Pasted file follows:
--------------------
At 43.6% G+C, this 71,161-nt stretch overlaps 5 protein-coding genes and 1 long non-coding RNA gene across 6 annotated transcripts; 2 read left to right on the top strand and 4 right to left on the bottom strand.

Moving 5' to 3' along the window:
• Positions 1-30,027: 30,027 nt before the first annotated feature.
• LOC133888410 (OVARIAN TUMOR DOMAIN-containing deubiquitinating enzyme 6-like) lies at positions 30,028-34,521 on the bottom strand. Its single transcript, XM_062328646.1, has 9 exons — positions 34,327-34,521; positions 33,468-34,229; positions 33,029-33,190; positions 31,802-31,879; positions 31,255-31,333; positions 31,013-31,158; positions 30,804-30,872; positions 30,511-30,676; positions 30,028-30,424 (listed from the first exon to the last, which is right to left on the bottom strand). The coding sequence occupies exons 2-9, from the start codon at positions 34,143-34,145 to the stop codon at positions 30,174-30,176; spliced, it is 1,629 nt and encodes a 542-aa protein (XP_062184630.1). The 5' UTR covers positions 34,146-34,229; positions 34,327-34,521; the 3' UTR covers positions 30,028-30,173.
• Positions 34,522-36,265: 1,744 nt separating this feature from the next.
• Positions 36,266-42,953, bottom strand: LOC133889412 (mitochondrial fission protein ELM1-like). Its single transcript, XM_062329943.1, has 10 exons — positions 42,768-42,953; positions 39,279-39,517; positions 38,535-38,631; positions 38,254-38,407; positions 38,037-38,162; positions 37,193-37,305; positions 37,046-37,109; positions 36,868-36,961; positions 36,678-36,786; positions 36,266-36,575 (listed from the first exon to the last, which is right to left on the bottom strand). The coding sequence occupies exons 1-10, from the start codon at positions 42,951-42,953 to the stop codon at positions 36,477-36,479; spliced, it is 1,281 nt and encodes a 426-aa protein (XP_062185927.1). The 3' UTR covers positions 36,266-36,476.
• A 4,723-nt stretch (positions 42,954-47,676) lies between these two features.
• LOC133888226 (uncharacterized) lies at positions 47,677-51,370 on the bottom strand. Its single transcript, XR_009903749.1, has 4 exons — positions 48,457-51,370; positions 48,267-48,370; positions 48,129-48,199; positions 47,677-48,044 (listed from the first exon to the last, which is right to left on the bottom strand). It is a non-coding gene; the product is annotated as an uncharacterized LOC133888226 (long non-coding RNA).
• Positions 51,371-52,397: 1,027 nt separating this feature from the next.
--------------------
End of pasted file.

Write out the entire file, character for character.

At 43.6% G+C, this 71,161-nt stretch overlaps 5 protein-coding genes and 1 long non-coding RNA gene across 6 annotated transcripts; 2 read left to right on the top strand and 4 right to left on the bottom strand.

Moving 5' to 3' along the window:
• Positions 1-30,027: 30,027 nt before the first annotated feature.
• LOC133888410 (OVARIAN TUMOR DOMAIN-containing deubiquitinating enzyme 6-like) lies at positions 30,028-34,521 on the bottom strand. Its single transcript, XM_062328646.1, has 9 exons — positions 34,327-34,521; positions 33,468-34,229; positions 33,029-33,190; positions 31,802-31,879; positions 31,255-31,333; positions 31,013-31,158; positions 30,804-30,872; positions 30,511-30,676; positions 30,028-30,424 (listed from the first exon to the last, which is right to left on the bottom strand). The coding sequence occupies exons 2-9, from the start codon at positions 34,143-34,145 to the stop codon at positions 30,174-30,176; spliced, it is 1,629 nt and encodes a 542-aa protein (XP_062184630.1). The 5' UTR covers positions 34,146-34,229; positions 34,327-34,521; the 3' UTR covers positions 30,028-30,173.
• Positions 34,522-36,265: 1,744 nt separating this feature from the next.
• Positions 36,266-42,953, bottom strand: LOC133889412 (mitochondrial fission protein ELM1-like). Its single transcript, XM_062329943.1, has 10 exons — positions 42,768-42,953; positions 39,279-39,517; positions 38,535-38,631; positions 38,254-38,407; positions 38,037-38,162; positions 37,193-37,305; positions 37,046-37,109; positions 36,868-36,961; positions 36,678-36,786; positions 36,266-36,575 (listed from the first exon to the last, which is right to left on the bottom strand). The coding sequence occupies exons 1-10, from the start codon at positions 42,951-42,953 to the stop codon at positions 36,477-36,479; spliced, it is 1,281 nt and encodes a 426-aa protein (XP_062185927.1). The 3' UTR covers positions 36,266-36,476.
• A 4,723-nt stretch (positions 42,954-47,676) lies between these two features.
• LOC133888226 (uncharacterized) lies at positions 47,677-51,370 on the bottom strand. Its single transcript, XR_009903749.1, has 4 exons — positions 48,457-51,370; positions 48,267-48,370; positions 48,129-48,199; positions 47,677-48,044 (listed from the first exon to the last, which is right to left on the bottom strand). It is a non-coding gene; the product is annotated as an uncharacterized LOC133888226 (long non-coding RNA).
• Positions 51,371-52,397: 1,027 nt separating this feature from the next.